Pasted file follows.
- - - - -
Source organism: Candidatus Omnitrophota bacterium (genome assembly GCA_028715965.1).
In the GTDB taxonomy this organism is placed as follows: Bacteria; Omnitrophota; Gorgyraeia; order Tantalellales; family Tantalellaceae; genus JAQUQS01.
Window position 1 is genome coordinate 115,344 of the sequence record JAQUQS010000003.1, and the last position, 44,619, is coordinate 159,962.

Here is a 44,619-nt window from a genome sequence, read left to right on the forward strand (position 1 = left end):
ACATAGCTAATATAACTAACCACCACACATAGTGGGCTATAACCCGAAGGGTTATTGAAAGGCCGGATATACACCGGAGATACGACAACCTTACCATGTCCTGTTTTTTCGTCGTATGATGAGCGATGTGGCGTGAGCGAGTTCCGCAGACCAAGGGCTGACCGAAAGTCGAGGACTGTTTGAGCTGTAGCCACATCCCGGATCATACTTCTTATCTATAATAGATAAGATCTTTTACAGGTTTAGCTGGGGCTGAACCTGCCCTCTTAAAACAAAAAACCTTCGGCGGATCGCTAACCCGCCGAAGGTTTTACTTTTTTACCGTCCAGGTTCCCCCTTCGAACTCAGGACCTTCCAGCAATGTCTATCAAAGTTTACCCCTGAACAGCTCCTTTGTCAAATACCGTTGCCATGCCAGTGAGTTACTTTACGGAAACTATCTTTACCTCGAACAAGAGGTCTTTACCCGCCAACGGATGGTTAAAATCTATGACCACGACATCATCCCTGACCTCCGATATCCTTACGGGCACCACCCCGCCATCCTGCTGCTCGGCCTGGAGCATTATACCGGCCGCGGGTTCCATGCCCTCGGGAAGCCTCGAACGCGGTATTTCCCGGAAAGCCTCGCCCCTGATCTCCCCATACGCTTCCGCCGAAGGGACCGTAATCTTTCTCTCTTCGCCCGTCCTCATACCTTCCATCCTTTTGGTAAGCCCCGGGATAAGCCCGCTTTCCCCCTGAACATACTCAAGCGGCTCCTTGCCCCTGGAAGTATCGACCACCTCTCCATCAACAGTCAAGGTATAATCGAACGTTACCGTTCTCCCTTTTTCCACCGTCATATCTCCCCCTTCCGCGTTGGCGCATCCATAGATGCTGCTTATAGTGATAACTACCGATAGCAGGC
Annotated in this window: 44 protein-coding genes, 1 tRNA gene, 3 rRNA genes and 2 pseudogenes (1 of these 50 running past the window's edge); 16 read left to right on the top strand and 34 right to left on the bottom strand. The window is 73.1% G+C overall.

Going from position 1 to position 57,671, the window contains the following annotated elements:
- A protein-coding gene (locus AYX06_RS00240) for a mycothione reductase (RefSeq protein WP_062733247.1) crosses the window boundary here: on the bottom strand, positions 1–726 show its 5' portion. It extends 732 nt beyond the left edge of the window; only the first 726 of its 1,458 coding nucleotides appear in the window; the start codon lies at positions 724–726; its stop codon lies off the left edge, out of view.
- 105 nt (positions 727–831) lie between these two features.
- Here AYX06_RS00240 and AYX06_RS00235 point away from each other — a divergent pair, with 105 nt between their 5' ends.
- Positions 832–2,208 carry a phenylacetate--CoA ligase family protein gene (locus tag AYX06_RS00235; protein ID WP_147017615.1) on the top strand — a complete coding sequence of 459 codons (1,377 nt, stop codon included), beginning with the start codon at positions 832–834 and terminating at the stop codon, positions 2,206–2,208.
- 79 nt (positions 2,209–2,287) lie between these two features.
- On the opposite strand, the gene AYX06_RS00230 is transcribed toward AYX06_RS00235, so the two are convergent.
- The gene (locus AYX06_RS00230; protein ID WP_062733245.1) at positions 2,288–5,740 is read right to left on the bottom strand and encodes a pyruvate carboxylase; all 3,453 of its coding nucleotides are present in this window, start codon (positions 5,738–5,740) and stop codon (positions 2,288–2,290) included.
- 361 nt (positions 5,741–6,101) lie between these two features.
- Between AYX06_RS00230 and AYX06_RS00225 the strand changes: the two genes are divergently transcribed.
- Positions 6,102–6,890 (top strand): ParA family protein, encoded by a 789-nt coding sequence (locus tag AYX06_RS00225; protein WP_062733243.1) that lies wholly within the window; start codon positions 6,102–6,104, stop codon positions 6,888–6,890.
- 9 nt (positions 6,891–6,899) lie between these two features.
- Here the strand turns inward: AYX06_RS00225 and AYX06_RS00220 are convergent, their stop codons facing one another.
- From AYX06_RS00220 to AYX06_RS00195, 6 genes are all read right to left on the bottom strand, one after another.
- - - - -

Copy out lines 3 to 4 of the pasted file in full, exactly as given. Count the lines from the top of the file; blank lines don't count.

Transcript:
Window position 1 is genome coordinate 115,344 of the sequence record JAQUQS010000003.1, and the last position, 44,619, is coordinate 159,962.

Here is a 44,619-nt window from a genome sequence, read left to right on the forward strand (position 1 = left end):